China’s clampdown on luxury starts to bite
China’s war on corruption has meant a big drop in sales of Swiss watches. Other luxury goods could soon follow, says Merryn Somerset Webb.
We've written hereseveral times that we expected the clampdown on corruption in China to have an effect on the luxury goods market.
Cue a fascinating little fact from an analyst at Credit Suisse: it turns out that on their estimates, 8% of Lamborghinis sold in China are bought by the armed forces. The same goes for 5% of Maseratis, 8% of Land Rovers (this might make more sense), 6% of Aston Martins and 2% of Ferraris. Amazing.
The bad news - for luxury car makers, if not Chinese taxpayers - is that a new regulation has just come into force that prevents luxury vehicles from carrying new military licence plates.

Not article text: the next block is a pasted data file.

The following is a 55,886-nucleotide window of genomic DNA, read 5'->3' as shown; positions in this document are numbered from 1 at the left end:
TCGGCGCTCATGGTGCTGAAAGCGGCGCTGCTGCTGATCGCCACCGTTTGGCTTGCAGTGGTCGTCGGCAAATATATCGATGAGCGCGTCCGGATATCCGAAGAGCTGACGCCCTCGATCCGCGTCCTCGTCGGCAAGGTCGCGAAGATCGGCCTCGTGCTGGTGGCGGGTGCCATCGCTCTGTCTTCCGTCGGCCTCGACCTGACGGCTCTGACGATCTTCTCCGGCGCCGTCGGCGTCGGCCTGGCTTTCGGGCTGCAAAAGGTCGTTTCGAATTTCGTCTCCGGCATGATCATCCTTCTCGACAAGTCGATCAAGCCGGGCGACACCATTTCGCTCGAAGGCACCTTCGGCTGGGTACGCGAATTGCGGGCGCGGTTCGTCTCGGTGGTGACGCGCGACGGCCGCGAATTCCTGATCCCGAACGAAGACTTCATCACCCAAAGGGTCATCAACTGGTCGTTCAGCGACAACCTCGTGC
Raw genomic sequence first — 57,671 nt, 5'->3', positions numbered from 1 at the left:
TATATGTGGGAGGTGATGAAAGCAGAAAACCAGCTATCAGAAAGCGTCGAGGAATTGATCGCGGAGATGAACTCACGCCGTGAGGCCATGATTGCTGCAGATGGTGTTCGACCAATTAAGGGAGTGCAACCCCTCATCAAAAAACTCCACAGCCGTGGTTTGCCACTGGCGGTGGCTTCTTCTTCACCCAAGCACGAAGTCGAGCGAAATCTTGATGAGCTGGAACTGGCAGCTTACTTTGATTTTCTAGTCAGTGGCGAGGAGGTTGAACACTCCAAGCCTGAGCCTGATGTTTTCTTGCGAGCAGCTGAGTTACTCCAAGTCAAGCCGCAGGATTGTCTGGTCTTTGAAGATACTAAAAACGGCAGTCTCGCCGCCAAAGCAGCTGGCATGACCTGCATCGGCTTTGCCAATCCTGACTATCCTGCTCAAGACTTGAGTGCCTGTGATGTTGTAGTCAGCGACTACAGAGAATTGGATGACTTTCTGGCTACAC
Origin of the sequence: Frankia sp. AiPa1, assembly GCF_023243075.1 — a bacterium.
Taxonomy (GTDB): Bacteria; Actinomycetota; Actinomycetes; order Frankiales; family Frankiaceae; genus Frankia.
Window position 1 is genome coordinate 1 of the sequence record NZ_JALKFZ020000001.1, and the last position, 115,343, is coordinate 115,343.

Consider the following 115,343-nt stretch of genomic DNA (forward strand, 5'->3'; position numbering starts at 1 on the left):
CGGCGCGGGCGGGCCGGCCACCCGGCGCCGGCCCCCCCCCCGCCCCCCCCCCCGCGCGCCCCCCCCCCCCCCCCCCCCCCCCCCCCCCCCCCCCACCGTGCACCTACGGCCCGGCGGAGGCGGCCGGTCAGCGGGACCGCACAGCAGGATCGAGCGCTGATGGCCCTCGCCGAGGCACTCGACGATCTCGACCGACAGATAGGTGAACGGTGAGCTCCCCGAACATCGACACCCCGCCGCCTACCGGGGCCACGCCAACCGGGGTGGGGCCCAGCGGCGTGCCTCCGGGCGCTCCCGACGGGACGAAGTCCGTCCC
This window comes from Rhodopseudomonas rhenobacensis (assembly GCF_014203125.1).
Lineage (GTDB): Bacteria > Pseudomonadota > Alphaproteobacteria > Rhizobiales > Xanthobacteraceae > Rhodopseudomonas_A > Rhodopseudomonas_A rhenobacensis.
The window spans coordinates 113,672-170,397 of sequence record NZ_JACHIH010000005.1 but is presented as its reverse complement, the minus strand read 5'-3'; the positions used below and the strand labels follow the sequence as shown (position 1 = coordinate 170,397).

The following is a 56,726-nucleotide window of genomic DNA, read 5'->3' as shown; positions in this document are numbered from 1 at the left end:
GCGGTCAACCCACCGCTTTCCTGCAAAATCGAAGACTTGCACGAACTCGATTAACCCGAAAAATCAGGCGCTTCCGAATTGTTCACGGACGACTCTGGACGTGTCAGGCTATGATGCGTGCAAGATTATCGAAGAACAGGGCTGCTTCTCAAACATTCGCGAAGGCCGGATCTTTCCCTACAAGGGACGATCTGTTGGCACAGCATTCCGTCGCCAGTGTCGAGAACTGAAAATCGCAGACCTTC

This, says Credit Suisse, will be particularly bad for sales of luxury SUVs (very popular with the army) such as Range Rovers and Audi Q7s. How bad? Credit Suisse think the rules will "only marginally affect sales near term".
But looking at watch sales I wonder if it might be a little more than marginal. It also turns out that, thanks to the new government's war on watches (well, luxury watches taken as bribes anyway), in the first three months of this year the value of Swiss watch exports to China is down 26% against the same period a year ago. In March alone sales to China were down 31%, and those to Hong Kong down 9%.
That, says an analyst at Citi, makes it "one of the worst monthly performances" for three years. There might be more of those coming.